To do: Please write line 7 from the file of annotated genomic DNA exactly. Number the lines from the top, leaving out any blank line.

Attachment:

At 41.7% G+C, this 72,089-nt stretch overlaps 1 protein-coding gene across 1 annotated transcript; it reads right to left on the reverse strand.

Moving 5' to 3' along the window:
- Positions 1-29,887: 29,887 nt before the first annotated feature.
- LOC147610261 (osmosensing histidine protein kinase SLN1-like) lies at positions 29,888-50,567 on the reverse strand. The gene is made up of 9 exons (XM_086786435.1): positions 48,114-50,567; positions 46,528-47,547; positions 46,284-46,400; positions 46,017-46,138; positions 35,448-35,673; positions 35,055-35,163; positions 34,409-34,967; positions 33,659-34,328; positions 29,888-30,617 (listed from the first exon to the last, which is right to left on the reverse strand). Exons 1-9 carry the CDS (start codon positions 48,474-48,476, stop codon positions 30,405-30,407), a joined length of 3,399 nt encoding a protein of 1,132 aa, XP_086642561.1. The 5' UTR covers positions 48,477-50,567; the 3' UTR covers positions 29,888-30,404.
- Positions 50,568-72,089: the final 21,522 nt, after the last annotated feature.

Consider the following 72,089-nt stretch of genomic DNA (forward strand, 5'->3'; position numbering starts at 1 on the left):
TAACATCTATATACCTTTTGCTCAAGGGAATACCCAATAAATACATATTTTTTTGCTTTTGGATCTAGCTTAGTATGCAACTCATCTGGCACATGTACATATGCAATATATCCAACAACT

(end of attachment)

TAACATCTATATACCTTTTGCTCAAGGGAATACCCAATAAATACATATTTTTTTGCTTTTGGATCTAGCTTAGTATGCAACTCATCTGGCACATGTACATATGCAATATATCCAACAACT